A little over a year ago, the blog you’re now reading became something else: a film brand.
On a late November morning, a truck rolled up to a cul-de-sac in south east London and delivered the first batch of Kosmo Foto Mono.
My spare room suddenly became home to 2,500 rolls of film and a lot of cardboard packaging.
Making this film – even if, as some have pointed out on photography forums and increasingly irate Facebook comments, “it’s just repackaged” – didn’t happen overnight.
When I saw Bellamy Hunt announce the launch of Japan Camera Hunter Street Pan 400 in 2016, I was bowled over – a blog with a faithful following of film lovers releasing its own film was such a brilliant idea. My second thought was: why not try and do something similar?
Street Pan 400 is an existing emulsion that had never before been offered in 35mm format (or 120, which followed soon after). But films like that are hard to find – and the process to set them for 35mm is way more expense than I was able to handle. So what to do?
There are, as it happens, really only five companies in the world that make film in big enough quantities for repackaging to be viable. The two biggest – Fuji and Kodak – don’t offer third-party films. The third, Ilford, is currently concentrating on its core products. The fourth, Ferrania, isn’t quite at the stage where it can take on this work.
This really only leaves one company – Foma in the Czech Republic. It may be unfamiliar to some, but Foma is a company with a long pedigree, starting in what was Czechoslovakia back in 1923. In the Cold War years it became one of the leading producers on the other side of the Iron Curtain, but unlike Most of the rest – Orwo, Svema, Tasma – Foma still produces films today.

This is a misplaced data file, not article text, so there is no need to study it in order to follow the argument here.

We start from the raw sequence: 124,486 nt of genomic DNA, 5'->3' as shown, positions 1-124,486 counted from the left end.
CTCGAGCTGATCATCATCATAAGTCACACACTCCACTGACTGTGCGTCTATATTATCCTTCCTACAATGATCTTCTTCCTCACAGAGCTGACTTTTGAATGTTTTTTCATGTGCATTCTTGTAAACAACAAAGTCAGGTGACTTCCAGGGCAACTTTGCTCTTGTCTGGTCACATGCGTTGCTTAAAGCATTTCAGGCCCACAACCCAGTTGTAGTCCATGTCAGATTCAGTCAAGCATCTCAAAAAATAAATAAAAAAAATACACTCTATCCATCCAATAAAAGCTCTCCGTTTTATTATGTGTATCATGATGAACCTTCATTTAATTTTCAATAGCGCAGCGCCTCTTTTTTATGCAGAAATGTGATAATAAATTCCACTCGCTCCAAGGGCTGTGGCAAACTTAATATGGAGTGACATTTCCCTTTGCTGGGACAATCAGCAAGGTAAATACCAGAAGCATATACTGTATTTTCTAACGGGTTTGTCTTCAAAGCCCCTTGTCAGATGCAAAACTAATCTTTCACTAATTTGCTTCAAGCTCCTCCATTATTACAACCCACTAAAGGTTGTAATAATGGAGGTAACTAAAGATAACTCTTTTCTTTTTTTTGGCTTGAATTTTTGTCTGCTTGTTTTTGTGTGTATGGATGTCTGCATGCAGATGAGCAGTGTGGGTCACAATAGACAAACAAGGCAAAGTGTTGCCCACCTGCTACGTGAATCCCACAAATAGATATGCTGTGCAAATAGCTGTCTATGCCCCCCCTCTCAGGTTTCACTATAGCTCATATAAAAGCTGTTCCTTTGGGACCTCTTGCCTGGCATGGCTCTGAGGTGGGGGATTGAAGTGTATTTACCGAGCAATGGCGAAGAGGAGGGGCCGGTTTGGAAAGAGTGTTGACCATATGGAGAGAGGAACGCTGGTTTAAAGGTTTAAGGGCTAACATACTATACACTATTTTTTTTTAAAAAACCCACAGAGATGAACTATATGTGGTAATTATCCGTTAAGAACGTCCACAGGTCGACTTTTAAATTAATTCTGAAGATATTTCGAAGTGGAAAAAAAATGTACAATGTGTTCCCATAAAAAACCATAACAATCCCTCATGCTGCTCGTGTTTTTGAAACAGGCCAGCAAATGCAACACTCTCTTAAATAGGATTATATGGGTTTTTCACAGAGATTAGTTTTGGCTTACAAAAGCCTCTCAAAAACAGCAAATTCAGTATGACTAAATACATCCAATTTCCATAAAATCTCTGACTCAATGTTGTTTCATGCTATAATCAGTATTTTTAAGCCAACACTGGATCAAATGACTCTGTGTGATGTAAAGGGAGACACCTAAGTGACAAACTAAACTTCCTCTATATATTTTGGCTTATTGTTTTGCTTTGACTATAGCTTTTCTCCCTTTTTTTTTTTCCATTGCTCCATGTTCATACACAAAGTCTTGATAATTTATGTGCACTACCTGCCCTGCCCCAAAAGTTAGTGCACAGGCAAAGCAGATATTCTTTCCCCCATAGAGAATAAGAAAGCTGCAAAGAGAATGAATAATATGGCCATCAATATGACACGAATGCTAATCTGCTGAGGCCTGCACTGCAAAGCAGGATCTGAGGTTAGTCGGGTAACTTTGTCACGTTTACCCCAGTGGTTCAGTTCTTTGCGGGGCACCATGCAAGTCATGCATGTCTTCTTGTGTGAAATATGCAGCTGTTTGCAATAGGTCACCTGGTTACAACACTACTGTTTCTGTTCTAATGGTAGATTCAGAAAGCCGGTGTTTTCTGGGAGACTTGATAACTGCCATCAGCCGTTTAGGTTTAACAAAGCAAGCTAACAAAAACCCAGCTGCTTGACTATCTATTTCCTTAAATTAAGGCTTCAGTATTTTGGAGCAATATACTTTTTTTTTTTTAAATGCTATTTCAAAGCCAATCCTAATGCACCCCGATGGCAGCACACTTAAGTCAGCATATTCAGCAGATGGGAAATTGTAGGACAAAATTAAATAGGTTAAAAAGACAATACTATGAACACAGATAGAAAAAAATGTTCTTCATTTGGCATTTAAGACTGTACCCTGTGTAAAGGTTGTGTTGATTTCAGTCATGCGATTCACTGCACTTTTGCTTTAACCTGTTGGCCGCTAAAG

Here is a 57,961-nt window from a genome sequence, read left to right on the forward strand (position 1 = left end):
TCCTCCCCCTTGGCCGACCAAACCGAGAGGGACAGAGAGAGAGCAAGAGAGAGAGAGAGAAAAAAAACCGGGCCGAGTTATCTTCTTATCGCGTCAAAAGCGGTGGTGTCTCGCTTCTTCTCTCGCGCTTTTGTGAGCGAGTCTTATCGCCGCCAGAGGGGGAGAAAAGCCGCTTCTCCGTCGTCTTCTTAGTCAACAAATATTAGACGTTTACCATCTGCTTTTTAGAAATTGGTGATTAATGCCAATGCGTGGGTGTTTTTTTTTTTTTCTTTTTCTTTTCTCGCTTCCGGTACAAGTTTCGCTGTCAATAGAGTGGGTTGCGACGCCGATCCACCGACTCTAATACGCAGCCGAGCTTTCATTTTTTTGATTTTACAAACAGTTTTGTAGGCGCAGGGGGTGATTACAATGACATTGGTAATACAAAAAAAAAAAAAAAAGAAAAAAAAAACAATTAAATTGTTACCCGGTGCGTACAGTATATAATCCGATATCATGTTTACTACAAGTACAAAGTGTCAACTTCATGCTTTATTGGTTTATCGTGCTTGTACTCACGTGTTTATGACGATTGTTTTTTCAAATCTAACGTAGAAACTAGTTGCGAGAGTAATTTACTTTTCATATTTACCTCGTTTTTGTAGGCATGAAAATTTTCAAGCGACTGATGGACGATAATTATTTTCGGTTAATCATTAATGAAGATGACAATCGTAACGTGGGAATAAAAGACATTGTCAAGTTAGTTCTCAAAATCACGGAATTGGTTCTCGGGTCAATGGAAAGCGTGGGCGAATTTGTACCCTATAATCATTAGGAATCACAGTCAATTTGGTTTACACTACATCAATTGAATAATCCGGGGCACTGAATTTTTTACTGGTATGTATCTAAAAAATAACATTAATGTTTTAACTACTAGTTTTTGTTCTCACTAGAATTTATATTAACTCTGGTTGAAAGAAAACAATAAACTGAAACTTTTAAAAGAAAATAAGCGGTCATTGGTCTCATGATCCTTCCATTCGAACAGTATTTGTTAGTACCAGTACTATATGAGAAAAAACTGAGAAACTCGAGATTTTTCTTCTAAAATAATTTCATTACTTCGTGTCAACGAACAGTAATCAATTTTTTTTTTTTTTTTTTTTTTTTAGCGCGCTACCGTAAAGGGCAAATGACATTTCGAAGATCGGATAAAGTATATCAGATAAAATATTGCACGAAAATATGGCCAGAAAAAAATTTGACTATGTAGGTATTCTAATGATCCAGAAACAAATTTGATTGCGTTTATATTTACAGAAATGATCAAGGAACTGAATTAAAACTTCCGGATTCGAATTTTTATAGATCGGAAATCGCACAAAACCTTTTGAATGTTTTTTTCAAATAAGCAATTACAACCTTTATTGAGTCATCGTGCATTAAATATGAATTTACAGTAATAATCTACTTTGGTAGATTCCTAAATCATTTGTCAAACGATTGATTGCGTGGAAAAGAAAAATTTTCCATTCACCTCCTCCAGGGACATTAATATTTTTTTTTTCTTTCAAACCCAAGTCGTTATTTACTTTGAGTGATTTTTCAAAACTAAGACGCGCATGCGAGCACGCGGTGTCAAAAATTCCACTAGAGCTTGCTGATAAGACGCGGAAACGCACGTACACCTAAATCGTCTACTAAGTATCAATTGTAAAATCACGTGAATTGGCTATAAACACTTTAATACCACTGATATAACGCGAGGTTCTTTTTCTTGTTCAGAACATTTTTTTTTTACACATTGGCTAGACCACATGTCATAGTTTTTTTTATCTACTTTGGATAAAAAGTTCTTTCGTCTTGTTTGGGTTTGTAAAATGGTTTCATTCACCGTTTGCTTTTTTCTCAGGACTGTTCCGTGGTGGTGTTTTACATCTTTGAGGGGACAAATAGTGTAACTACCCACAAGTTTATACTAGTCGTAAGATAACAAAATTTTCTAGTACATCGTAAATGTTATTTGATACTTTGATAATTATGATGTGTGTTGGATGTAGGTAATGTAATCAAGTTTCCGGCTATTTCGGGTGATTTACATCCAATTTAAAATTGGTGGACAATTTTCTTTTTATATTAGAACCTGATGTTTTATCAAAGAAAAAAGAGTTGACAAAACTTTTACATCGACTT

Foma produces four panchromatic black-and-white films under the Fomapan name. Best known of these are their 100, 200 and 400 emulsions.
The 200-speed edition is a fantastic film with impressive contrast and just the right amount of grain. But 200 is an odd film speed, often called the ‘Cinderella’ of ISOs because it has neither the saturation and fine grain of 100, nor the low-light qualities of 400.
Fomapan 400 is a fine film shot at box speed but can suffer when it is pushed to higher ISOs. A 400-speed film should be versatile enough to handle being pushed to 1600 or 3200 without drama.
So that left their 100-speed film. Thankfully, it’s a cracking emulsion I’ve enjoyed using for the last decade; sharp, contrasts and with a slightly larger grain compared to other 100-ISO films.
We’ve not only lost films in the 15 years of digital dominance, but we’ve also lost the visual variety in box design.
Seeing racks of films in stores is always heartening, but fewer film boxes seem to pop; the big players have got for uniformity in box design, a reinforcement of the central branding that makes sense in these times. We’ve lost some of the colour and personality along with it though. Just look at some of the packaging of yesteryear in this piece from Japan Camera Hunter.
In the years since I started collecting Soviet cameras, I’ve also become a fan of mid-20th Century graphic design from behind the Iron Curtain.
It wasn’t just the Soviet Union; packaging and posters in countries like the Czechoslovakia, Poland and Hungary also followed this lead. You can see it in matchbox covers and old Aeroflot posters: bold, simple design, using a minimum of colours and offset printing that left bleeding colours. Even 50 years later some of this art feels strikingly ahead of its time.
This was the kind of art I wanted to feature on my film. Something that pointed to this East European school, and something that you couldn’t help but want to pick up.
Luckily, in my day job I work with a very talented designer. Over one of many canteen lunches I outlined what I wanted to do, and the Russian-themed graphics I wanted to reference on the packaging. He knew exactly what I wanted. The packaging started taking shape.